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Knox Energy, LLC v. Gasco Drilling, Inc.

United States District Court, W.D. Virginia, Abingdon Division

June 28, 2017

KNOX ENERGY, LLC, Plaintiff,

          Guy M. Harbert, III, J. Scott Sexton, H. David Gibson, Michael J. Finney, Abigail E. Murchison, and Scott A. Stephenson, Gentry Locke Rakes & Moore, LLP, Roanoke, Virginia, for Plaintiff and Counterclaim Defendants;

          Daniel G. Bird, Kellogg, Hansen, Todd, Figel & Frederick, PLLC, Washington, D.C., and Thomas R. Scott, Jr., Benjamin A. Street, and Jason D. Gallagher, Street Law Firm, LLP, Grundy, Virginia, for Defendant and Counterclaim Plaintiff.


          James P. Jones, United States District Judge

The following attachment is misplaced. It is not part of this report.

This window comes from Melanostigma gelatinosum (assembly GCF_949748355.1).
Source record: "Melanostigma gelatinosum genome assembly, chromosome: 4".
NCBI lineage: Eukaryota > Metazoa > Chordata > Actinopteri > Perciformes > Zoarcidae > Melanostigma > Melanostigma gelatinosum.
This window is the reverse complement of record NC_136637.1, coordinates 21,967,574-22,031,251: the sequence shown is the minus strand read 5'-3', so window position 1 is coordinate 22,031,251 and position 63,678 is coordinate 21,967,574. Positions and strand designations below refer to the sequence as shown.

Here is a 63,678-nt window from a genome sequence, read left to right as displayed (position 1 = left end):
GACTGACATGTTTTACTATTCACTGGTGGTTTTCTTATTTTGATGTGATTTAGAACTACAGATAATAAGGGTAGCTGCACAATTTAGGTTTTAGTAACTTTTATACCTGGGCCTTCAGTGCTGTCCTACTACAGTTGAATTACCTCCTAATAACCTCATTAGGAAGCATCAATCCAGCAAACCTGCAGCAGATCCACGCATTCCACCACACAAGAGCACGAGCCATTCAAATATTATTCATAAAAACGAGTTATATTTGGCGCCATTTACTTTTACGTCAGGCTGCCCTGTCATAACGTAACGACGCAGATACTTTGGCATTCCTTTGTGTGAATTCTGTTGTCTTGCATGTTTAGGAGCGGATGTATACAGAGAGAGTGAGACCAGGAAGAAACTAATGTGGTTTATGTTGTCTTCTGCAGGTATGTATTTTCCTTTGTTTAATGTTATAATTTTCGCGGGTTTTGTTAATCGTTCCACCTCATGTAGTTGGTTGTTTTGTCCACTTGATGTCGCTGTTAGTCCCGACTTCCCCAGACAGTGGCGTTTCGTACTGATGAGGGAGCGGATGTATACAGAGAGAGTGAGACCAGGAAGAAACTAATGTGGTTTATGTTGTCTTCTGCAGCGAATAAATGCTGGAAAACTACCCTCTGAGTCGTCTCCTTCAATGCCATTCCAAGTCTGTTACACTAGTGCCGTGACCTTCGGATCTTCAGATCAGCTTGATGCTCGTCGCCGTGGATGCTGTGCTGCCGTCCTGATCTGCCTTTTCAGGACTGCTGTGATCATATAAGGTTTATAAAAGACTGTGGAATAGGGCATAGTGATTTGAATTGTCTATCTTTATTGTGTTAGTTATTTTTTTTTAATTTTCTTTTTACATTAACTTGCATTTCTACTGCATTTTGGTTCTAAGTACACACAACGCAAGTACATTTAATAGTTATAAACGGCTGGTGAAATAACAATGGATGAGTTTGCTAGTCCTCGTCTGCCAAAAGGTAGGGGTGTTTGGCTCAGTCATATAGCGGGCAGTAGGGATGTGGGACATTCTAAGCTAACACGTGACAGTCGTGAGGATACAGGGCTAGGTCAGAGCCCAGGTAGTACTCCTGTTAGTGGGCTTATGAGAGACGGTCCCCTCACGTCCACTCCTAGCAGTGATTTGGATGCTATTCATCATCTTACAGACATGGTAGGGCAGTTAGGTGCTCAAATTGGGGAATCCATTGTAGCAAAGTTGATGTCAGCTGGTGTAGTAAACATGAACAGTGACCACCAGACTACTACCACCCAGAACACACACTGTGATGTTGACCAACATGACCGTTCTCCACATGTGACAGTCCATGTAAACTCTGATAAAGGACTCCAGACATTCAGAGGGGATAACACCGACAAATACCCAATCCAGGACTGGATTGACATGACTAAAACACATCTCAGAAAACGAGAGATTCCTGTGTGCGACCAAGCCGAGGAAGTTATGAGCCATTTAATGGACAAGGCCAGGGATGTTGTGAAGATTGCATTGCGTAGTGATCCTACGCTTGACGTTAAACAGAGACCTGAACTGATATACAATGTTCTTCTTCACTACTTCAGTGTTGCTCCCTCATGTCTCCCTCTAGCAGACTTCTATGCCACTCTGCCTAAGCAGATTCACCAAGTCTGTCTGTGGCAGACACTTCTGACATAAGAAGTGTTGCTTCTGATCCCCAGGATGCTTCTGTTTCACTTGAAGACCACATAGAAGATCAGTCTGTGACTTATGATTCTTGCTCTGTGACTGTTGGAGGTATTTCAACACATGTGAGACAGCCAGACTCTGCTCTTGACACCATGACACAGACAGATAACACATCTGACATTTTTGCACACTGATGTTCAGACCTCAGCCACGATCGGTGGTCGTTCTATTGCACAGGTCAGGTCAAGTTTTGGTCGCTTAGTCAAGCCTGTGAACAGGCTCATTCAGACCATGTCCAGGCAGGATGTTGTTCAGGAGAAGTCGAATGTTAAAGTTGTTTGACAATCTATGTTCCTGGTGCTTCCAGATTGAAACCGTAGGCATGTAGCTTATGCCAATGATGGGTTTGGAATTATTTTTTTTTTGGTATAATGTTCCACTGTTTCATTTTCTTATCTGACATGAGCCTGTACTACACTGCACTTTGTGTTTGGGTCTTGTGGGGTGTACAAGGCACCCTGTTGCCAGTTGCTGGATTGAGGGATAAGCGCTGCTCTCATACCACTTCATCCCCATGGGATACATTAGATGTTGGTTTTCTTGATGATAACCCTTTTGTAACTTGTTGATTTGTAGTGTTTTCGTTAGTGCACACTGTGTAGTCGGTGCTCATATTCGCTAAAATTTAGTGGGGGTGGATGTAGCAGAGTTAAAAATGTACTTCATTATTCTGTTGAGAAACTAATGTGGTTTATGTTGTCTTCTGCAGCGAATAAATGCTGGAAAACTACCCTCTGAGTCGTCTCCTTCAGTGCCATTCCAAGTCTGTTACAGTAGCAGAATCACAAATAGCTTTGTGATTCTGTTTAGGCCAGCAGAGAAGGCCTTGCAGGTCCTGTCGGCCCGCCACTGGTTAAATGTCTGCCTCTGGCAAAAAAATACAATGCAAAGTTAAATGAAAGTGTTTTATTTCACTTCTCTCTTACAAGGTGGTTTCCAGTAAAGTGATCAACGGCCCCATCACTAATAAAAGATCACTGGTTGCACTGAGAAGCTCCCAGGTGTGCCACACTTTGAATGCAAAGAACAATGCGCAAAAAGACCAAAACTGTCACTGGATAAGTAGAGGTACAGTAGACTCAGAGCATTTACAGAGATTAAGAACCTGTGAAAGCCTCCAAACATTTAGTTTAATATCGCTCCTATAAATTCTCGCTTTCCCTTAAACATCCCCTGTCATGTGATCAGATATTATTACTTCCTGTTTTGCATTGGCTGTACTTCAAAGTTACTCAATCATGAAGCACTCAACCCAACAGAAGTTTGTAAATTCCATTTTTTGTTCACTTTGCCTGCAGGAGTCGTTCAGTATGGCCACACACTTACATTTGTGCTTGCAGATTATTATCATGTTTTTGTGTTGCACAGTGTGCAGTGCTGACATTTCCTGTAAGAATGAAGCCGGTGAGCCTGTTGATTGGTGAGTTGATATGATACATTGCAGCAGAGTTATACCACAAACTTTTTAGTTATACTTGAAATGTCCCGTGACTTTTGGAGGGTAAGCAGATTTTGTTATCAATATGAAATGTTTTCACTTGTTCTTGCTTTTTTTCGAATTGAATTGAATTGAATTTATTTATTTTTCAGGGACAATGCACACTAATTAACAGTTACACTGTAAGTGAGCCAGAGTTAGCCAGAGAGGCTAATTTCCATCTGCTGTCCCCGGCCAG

In this breach of contract action arising under Virginia law, a jury found for the plaintiff and counterclaim defendants, Knox Energy, LLC and Consol Energy, Inc., on the ground that there was no mutual assent to enter into the alleged contract. The defendant and counterclaim plaintiff, Gasco Drilling, Inc., has moved for a new trial pursuant to Rules 59(a) and 60(b)(3) of the Federal Rules of Civil Procedure. For the reasons that follow, I will deny the Motion for New Trial.

         I. Procedural History.

         Knox Energy, LLC (“Knox”), a natural gas producer, filed this action seeking a declaratory judgment that no contractual relationship existed between it and Gasco Drilling, Inc. (“Gasco”), a gas drilling company. Gasco in turn filed a Counterclaim against both Knox and an additional party, Consol Energy, Inc. (“Consol”).[1] In its Counterclaim, Gasco sought recovery of more than $14 million under an expired drilling contract that Gasco claimed had been resurrected by a form addendum that Consol sent to Gasco. Without objection, I ruled prior to trial that Gasco would be treated as a plaintiff and had the burden of proof as to the existence of an enforceable contract.